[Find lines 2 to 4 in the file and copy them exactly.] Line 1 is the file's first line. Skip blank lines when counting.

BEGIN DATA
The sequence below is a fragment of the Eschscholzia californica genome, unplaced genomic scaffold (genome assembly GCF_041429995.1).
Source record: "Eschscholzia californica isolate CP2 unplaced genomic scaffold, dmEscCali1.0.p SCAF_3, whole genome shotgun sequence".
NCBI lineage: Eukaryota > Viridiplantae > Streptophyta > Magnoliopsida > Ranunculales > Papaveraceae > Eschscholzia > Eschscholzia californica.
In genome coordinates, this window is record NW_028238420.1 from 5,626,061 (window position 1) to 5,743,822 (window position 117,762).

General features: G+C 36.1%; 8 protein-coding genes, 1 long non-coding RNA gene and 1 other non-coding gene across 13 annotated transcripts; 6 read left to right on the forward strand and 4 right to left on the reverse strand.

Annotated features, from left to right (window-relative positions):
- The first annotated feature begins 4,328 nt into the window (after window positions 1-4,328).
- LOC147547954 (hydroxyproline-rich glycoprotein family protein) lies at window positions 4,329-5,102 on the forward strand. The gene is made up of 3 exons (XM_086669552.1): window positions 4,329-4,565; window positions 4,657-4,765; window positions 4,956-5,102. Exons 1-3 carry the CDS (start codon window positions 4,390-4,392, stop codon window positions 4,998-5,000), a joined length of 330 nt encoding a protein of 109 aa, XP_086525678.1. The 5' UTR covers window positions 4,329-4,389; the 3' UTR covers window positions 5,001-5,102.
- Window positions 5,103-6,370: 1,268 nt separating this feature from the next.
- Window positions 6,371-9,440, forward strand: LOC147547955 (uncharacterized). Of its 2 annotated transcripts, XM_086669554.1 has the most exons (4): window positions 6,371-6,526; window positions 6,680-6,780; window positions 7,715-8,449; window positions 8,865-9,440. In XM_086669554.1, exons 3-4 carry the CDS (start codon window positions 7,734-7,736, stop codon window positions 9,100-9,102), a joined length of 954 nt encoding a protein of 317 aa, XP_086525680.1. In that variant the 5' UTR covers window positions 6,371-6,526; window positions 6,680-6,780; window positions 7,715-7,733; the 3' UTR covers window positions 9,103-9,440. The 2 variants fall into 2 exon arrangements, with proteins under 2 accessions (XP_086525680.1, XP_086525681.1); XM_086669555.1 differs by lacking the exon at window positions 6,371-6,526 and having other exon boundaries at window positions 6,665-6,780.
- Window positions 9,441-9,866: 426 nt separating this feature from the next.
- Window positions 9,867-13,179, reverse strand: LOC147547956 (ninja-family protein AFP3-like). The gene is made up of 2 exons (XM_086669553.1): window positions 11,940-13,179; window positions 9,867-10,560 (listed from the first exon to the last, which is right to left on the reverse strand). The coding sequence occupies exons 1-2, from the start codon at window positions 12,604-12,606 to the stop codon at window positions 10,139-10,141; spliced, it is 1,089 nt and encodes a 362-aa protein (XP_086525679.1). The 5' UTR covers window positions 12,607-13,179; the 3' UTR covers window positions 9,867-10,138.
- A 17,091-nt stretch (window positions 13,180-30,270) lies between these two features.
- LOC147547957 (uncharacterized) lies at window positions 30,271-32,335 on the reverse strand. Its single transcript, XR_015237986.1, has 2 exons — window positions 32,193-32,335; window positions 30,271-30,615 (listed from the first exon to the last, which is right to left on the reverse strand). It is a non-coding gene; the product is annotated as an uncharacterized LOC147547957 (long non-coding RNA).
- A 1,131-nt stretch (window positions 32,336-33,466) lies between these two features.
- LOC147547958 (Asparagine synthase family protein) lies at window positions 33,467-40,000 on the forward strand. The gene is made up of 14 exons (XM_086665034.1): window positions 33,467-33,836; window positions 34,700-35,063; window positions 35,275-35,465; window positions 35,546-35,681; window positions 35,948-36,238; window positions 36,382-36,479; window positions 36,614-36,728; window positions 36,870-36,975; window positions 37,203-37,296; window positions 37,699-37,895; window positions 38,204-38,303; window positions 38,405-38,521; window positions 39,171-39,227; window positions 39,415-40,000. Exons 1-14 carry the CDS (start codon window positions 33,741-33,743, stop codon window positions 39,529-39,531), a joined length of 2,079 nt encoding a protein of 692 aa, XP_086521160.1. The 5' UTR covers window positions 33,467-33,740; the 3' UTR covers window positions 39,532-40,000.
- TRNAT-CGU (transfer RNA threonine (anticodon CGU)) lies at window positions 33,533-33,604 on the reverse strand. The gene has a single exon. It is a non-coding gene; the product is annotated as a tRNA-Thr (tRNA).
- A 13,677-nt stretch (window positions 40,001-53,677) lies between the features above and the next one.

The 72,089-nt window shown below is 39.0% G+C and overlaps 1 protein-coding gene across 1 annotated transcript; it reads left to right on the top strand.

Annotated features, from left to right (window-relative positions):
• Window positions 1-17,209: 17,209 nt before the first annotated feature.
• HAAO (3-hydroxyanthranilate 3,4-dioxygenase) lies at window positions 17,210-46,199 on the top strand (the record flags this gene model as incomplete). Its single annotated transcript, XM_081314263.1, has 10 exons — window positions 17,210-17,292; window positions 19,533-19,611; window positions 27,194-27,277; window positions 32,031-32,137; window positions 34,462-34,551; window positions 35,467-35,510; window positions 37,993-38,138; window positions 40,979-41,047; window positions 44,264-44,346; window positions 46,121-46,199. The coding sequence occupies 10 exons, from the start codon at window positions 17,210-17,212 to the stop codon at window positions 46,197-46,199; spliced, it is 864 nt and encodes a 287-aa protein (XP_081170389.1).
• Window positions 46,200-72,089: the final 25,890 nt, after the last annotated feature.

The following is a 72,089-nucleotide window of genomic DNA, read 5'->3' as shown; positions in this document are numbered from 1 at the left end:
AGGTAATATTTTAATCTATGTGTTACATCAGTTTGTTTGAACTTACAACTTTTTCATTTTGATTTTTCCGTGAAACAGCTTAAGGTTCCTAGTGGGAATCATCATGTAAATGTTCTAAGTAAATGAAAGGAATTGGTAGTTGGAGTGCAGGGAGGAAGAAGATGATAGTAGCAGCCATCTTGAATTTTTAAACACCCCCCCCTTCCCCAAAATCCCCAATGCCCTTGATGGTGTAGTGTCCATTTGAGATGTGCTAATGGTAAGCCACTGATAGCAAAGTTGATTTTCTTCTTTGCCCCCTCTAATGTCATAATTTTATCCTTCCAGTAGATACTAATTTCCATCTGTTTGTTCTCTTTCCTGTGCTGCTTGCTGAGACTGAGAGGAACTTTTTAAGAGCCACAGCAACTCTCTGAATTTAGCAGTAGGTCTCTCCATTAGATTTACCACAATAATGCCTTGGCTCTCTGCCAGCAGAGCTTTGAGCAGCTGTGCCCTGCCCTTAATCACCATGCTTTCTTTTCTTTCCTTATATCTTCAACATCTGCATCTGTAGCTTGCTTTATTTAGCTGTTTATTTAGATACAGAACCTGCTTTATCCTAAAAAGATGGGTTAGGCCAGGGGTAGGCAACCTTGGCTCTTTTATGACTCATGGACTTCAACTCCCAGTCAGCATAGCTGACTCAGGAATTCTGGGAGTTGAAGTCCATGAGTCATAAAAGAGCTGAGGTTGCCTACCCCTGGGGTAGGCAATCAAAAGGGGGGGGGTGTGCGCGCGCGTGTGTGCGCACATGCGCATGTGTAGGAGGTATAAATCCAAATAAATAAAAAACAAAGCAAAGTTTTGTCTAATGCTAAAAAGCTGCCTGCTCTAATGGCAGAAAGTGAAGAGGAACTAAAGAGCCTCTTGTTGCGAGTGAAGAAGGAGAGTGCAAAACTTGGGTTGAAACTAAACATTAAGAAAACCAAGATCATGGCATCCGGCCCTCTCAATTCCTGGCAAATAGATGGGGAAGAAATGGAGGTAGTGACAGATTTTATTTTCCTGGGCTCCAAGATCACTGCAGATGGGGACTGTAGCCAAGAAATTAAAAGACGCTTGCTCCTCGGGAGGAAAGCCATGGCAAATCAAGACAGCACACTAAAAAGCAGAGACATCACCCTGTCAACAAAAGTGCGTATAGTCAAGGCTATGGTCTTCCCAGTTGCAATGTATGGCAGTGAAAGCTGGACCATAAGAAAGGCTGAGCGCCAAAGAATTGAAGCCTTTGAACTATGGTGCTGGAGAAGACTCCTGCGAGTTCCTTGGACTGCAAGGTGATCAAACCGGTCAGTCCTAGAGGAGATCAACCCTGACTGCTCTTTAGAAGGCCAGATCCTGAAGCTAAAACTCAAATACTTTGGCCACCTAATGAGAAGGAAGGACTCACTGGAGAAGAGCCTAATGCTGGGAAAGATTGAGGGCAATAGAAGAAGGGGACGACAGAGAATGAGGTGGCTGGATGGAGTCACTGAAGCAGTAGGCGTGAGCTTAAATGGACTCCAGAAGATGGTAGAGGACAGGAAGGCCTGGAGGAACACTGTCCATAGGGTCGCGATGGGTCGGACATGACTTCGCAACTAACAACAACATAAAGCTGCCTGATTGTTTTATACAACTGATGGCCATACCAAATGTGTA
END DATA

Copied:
Source record: "Eschscholzia californica isolate CP2 unplaced genomic scaffold, dmEscCali1.0.p SCAF_3, whole genome shotgun sequence".
NCBI lineage: Eukaryota > Viridiplantae > Streptophyta > Magnoliopsida > Ranunculales > Papaveraceae > Eschscholzia > Eschscholzia californica.
In genome coordinates, this window is record NW_028238420.1 from 5,626,061 (window position 1) to 5,743,822 (window position 117,762).